August 25, 2015

Dr Sexville Is In. Today: What is up with foot fetishes?

Dear Dr Sexville*,

What is up with foot fetishes? How did that become a thing?

Toey
Dear Toey,

When I was 15, I dated a boy who had a foot fetish. Except that I didn't actually 'date' him, I pashed him a few times at the pub (where I shouldn't have been, because I was underage, so let's just say I was 18.) Oh, and except that he didn't call it a foot fetish, because he was only 16 (or 18, if we're still at the pub); he called it a 'foot fallacy'. Clearly, he was either not very well read, or he was prone to constructing elaborate, invalid arguments in which feet played a key role in the flawed logic. But I digress...

The point is, he liked to play with my feet when we kissed. Which means that foot fetishes have been around since at least my teens, which was approximately 70 billion years ago.

Fetishes occur when a persona becomes sexually aroused by any thing or body part that is not specifically genital, like feet, earlobes, bunny costumes, or a really clean living room floor. And fetishes are very common, even if the object of the fetish is not. There are fetishes for elbows, morbid obesity, the Eiffel Tower, even harpsichords. All of the men I've dated have all had fetishes, for objects as diverse as Lamborghinis, Porsches, Ferraris, and Honda motorbikes.

Foot fetishes, or podophilia, are the most common type of fetish, and they can be excellent fun. I slept with a man once who liked sucking my toes, using 'once' in the sense of 'many, many times' and 'toes' in the sense of 'yes, I mean toes' and it was thoroughly enjoyable.

The only thing to remember about foot fetishes is that, like other objects to be sexually enjoyed, they are best experienced clean. So if there's a chance your partner will be want to get dirty with your feet, perhaps a little wash with some nice peppermint foot scrub followed by a pumice and some soothing cocoa butter moisturizer wouldn't go astray. Unless your partner is a purist, and likes that straight-out-of-the-shoe smell, in which case rip off those socks and get into it.

And remember, a foot fallacy is something completely different. But we can talk about that another time.

Dr Sexville

*Note: I am not an actual doctor, though I have performed the occasional minor self surgery, only once with catastrophic results

Leave your questions for Dr Sexville in the comments, or send to k.sack@live.com

August 24, 2015

why no-one will ever truly know you... but that's okay

The other day, I was imagining a scenario in which a mad scientist took my consciousness out my mind, and then offered me several different minds from which to I had to identify my own. (It was late. I'd been drinking. Just go with me here....)

Of course, I'd be able to pick my mind immediately. Any of us would be able to pick our own minds. We would recognise our minds by our thoughts, fears and desires. Your thoughts would look very different to mine, or my mother's, or my friend Mandy's, or my cat's.

Which demonstrates to me that we all know who we are. We may not be able to clearly articulate who we are, because defining our own uniqueness in language is remarkably difficult. But we do, at a very profound level, know ourselves, far more than we may believe.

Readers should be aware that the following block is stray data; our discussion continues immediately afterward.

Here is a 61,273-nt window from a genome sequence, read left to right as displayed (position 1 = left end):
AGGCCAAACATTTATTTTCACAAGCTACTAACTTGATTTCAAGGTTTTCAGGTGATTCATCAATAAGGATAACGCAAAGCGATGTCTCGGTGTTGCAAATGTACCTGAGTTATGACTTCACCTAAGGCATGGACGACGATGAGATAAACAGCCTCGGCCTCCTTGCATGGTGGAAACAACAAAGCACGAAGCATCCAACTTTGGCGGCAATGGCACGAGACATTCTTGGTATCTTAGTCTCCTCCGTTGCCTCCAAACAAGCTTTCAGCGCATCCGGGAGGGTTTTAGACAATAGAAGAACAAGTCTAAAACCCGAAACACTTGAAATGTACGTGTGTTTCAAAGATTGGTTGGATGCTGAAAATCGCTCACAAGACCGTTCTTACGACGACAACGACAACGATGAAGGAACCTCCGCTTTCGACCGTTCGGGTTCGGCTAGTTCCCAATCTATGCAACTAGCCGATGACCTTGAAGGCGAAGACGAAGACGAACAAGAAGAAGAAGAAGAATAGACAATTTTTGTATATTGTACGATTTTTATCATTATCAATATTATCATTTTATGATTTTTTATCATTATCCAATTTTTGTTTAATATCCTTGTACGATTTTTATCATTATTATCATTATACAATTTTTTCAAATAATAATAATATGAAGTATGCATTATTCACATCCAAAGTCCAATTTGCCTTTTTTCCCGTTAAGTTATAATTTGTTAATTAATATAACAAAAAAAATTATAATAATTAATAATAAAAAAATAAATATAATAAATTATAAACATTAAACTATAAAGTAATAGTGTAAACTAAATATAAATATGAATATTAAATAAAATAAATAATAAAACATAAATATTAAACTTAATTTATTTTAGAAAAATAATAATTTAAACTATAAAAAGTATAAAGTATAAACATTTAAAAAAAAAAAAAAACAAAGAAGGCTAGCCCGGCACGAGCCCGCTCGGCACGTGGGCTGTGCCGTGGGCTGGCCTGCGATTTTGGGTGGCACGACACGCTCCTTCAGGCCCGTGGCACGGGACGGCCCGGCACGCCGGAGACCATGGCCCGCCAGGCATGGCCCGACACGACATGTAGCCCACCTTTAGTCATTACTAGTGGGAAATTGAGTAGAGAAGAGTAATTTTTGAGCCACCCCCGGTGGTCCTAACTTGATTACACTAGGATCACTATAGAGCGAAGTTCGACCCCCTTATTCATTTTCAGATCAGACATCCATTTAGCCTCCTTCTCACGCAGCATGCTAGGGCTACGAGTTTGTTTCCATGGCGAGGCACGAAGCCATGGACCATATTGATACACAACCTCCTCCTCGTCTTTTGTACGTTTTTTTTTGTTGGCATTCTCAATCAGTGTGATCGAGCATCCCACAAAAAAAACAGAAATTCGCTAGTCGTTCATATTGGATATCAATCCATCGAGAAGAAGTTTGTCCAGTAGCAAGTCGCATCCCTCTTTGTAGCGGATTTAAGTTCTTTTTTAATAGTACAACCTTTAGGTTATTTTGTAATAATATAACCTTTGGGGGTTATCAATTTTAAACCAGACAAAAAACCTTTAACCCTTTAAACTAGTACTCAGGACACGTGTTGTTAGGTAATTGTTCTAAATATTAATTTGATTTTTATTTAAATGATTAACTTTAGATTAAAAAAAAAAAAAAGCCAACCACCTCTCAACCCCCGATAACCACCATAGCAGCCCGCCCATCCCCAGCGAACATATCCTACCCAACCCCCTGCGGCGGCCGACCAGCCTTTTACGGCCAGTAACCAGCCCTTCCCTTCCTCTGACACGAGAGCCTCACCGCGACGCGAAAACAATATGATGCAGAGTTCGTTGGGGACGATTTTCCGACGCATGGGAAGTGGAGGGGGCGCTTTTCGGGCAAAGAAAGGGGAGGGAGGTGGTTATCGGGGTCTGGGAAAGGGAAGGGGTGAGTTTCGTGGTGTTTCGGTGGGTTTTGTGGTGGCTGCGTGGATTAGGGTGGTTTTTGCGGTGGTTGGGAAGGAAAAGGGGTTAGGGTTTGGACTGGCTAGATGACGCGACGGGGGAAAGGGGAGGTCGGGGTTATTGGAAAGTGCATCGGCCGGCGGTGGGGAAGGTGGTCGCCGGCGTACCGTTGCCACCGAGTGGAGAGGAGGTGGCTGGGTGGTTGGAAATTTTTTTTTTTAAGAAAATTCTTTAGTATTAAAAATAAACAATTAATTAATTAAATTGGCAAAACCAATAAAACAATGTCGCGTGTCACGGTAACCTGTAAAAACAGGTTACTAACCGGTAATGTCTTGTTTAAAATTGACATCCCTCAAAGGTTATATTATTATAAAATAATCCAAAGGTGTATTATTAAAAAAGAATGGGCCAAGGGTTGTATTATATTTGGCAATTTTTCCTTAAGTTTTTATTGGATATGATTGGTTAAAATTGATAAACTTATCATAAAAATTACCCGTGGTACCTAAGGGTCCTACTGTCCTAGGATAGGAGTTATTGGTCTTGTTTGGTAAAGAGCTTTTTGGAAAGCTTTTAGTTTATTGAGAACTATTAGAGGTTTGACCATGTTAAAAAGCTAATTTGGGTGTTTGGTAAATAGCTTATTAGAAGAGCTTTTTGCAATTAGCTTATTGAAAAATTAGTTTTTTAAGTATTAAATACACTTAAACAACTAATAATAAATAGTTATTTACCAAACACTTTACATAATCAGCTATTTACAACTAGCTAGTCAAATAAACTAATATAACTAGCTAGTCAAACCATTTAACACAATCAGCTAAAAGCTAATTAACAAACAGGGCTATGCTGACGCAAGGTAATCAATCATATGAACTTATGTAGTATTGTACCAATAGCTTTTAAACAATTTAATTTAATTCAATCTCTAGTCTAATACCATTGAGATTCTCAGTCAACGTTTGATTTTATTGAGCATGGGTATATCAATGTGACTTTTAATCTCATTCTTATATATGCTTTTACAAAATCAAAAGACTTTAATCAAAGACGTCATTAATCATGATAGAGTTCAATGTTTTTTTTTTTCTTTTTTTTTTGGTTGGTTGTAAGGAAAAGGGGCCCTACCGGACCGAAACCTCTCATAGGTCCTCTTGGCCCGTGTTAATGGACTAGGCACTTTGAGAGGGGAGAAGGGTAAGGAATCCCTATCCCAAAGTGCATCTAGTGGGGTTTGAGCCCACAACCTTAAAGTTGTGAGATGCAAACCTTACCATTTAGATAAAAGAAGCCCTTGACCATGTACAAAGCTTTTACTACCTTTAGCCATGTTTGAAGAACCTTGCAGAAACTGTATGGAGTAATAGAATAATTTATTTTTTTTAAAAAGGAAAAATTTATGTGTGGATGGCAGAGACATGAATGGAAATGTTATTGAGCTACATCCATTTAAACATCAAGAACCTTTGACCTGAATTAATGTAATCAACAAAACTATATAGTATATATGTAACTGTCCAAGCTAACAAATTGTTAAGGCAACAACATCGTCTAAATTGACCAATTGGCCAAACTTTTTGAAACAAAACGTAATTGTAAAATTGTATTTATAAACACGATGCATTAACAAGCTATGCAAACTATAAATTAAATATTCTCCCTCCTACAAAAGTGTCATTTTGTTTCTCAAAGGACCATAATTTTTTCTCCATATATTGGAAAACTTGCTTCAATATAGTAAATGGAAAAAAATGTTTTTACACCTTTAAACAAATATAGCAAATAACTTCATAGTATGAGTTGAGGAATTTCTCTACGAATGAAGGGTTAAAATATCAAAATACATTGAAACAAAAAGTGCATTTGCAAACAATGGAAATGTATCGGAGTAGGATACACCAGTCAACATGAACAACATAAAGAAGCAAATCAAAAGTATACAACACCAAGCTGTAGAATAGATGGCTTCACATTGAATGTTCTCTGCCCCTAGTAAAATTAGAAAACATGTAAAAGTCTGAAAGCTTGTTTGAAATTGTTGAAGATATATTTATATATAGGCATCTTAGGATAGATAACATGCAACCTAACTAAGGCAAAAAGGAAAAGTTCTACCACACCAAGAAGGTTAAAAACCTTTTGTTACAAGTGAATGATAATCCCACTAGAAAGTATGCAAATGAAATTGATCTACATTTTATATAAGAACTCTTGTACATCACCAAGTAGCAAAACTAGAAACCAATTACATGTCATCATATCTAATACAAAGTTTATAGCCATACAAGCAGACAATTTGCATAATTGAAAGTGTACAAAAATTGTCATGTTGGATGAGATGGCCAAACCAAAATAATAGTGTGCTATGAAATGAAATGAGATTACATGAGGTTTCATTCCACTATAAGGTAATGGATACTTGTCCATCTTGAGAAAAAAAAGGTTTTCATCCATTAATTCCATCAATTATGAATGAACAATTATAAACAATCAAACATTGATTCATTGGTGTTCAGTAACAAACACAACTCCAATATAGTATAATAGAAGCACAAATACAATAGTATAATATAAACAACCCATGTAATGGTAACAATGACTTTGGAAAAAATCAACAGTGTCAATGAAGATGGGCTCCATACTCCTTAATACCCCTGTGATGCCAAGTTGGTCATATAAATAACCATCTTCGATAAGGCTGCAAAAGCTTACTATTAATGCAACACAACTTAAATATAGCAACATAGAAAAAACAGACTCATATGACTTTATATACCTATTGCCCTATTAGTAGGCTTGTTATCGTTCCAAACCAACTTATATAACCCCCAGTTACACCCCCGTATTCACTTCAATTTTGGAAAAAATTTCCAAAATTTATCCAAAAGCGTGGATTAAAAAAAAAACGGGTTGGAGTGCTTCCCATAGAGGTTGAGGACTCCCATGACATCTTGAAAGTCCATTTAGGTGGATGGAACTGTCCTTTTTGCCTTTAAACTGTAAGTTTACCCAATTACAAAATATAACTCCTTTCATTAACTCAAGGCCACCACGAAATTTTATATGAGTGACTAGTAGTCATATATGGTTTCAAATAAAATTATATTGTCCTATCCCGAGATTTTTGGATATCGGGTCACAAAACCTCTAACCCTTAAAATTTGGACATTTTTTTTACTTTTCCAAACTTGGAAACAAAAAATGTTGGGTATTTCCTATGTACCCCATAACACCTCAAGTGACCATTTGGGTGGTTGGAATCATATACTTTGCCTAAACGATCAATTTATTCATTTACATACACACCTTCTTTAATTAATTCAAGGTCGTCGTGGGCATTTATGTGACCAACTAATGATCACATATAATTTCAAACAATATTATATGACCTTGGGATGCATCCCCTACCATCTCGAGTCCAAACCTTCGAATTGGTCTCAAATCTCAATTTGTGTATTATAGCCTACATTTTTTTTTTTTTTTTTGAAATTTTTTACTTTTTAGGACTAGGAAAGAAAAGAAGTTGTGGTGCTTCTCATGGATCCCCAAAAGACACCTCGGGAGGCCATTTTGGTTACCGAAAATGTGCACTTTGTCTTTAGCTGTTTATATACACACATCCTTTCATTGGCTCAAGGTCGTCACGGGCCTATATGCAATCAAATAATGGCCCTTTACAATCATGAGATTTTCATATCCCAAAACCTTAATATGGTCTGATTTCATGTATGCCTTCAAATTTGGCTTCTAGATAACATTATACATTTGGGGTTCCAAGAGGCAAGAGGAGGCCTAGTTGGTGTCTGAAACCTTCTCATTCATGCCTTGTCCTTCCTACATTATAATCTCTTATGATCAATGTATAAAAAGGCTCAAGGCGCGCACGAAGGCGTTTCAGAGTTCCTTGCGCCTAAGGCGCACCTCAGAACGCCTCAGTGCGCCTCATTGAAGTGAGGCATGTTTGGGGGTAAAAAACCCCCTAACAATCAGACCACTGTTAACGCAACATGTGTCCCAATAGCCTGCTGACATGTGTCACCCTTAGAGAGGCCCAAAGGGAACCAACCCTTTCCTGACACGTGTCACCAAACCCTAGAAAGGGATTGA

cristy johnson 'thinking too much'

But how well can other people ever know us?

We define ourselves by our thoughts. Sure, you may be a 'mother' or 'father', a 'son' or 'daughter', a 'writer' or 'accountant' or 'stay at home mum' or 'surgeon', but these are all just indicators of the things you think about all day.

I am a writer, sure, but this is because a lot of my thoughts are about writing. I am a mother, definitely, because my head is filled with thoughts and memories of my kids. But, while these are easy ways to explain who I am, they don't adequately describe what I feel like inside my own head.
I am my thoughts. I am a conglomeration of the thousands of things that cross my mind all day.

"I am worried about..."
"I miss her..."
"I love him..."
"I'm so uncomfortable about...."
"I wish that..."
"I'm scared to..."
"I'm excited about..."

These thoughts are what define me. These thoughts make me who I am.

And these thoughts are the reason that no-one else in this world will ever fully know me. Because no-one else will have access to all my thoughts; others can only know me through my actions and words.

And the same goes for you. You can never be known in your entirety because no-one else can ever get into your head. Unless you walk around offering a running commentary into your most private thoughts - in which case other people will most likely judge you to be psychotic - you can never be fully known by another.

And this is fine. It is how it is. But we need to remember that - just like no-one else will fully know us - we can never fully know another. Every single person you know has endless thoughts. They have a secret inner world that matches up only to a degree with the outside persona to which you are privy. And being aware of that reminds us that no-one is better than another, or more valuable, or more worthy.